Deutsche Bank (XETRA: DBKGn.DE / NYSE: DB) announced today that it has completed the formal establishment of its Non-Core Operations Unit (NCOU). First announced as a part of the Bank’s Strategy 2015+ in September of this year, the Bank has finalized the NCOU’s governance structure, financial reporting and relationship with the core business divisions.
The NCOU was established in November 2012 and is fully operational. Assets identified for the NCOU segment (as per 30 September 2012) totalled EUR 122 billion, with a pro-forma Basel 3 risk-weighted asset (RWA) equivalent of EUR 125 billion.
The Bank also published today preliminary restated segmental financial data arising from the establishment of the NCOU and implementation of its new segment structure in its core business divisions. This includes a refinement of coverage costs between Corporate Banking & Securities (CB&S) and Global Transaction Banking (GTB). The reallocation of these costs resulted in EUR 83 million of additional costs for GTB in 2011 and a corresponding reduction in CB&S costs during that period, in each case as restated to reflect the new segment structure.
Implementation of the new segment structure also covered the newly integrated Asset & Wealth Management (AWM) division, which now includes the former CB&S passive and third-party alternative assets businesses such as exchange traded funds (ETFs). As of 30 September 2012, the former CB&S businesses that have been transferred into AWM comprised EUR 100 billion in assets under management. For 2011, these businesses generated EUR 723 million in net revenues and EUR 303 million in income before income taxes.
These changes are now reflected in the preliminary restated segment financial information published today. The changes were reflected in the Strategy 2015+ aspirations communicated in September.
The fourth quarter 2012 so far was characterized by a continued difficult macroeconomic environment with low volatility and by the usual seasonal slowdown. Despite this environment, we have achieved solid operational results in October and November across all our core businesses.
However, our 4Q2012 results will include a number of specific items, for example, the already announced costs-to-achieve for our Operational Excellence and Postbank integration programs, negative impacts from de-risking and valuation adjustments to certain of our assets as well as charges related to our GTB business activities in the Netherlands. Our year-end closing activities including impairment reviews and the review of provisioning levels, are still ongoing. However, we currently expect these specific items to have a significant negative impact on the Bank’s earnings in 4Q2012.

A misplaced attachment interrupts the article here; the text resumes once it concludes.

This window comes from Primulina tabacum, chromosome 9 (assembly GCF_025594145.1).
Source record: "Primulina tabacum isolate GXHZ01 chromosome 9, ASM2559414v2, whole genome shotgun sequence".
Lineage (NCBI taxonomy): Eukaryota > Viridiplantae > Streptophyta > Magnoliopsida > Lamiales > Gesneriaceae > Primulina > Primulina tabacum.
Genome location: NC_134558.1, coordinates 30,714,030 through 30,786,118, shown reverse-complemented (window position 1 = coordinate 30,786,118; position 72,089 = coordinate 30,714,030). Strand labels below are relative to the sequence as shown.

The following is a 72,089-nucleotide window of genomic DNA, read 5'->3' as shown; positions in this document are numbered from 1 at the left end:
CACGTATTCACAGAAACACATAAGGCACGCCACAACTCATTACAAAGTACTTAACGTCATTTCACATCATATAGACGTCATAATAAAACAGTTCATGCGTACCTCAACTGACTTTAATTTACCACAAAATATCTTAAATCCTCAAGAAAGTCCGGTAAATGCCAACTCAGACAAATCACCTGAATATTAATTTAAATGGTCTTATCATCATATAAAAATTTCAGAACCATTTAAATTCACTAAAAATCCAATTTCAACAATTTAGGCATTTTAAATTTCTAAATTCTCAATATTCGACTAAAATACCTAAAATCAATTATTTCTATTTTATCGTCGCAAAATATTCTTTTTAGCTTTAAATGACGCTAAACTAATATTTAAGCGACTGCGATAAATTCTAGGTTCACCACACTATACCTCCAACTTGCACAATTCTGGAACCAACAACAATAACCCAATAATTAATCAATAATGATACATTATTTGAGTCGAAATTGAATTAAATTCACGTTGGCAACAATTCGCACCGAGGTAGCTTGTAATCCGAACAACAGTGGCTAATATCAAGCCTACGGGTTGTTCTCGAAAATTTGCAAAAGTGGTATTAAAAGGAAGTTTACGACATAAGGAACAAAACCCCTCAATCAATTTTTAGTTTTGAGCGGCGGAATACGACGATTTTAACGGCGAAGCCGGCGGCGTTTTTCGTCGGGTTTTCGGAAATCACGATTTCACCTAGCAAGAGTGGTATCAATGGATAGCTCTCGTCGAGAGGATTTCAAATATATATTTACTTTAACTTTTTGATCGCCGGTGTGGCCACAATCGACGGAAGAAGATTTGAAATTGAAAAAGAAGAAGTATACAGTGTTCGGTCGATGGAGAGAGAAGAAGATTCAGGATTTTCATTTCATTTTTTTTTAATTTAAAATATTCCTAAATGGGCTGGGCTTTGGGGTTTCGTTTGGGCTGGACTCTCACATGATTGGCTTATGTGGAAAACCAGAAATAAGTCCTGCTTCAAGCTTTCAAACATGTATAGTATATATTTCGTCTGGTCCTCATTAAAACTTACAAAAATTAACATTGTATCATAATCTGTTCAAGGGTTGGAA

The Bank reaffirms the published targets of its capital roadmap, including a reduction in non-core assets to a Basel 3 RWA equivalent of approximately EUR 90 billion and a pro-forma Basel 3 Core Tier 1 ratio (fully loaded) of 7.2% at 1 January 2013 and of at least 8% by the end of the first quarter 2013.
This release contains forward-looking statements. Forward-looking statements are statements that are not historical facts; they include statements about our beliefs and expectations and the assumptions underlying them. These statements are based on plans, estimates and projections as they are currently available to the management of Deutsche Bank. Forward-looking statements therefore speak only as of the date they are made, and we undertake no obligation to update publicly any of them in light of new information or future events.
By their very nature, forward-looking statements involve risks and uncertainties. A number of important factors could therefore cause actual results to differ materially from those contained in any forward-looking statement. Such factors include the conditions in the financial markets in Germany, in Europe, in the United States and elsewhere from which we derive a substantial portion of our revenues and in which we hold a substantial portion of our assets, the development of asset prices and market volatility, potential defaults of borrowers or trading counterparties, the implementation of our strategic initiatives, the reliability of our risk management policies, procedures and methods, and other risks referenced in our filings with the U.S. Securities and Exchange Commission. Such factors are described in detail in our SEC Form 20-F of 20 March 2012 under the heading “Risk Factors.” Copies of this document are readily available upon request or can be downloaded from www.deutsche-bank.com/ir.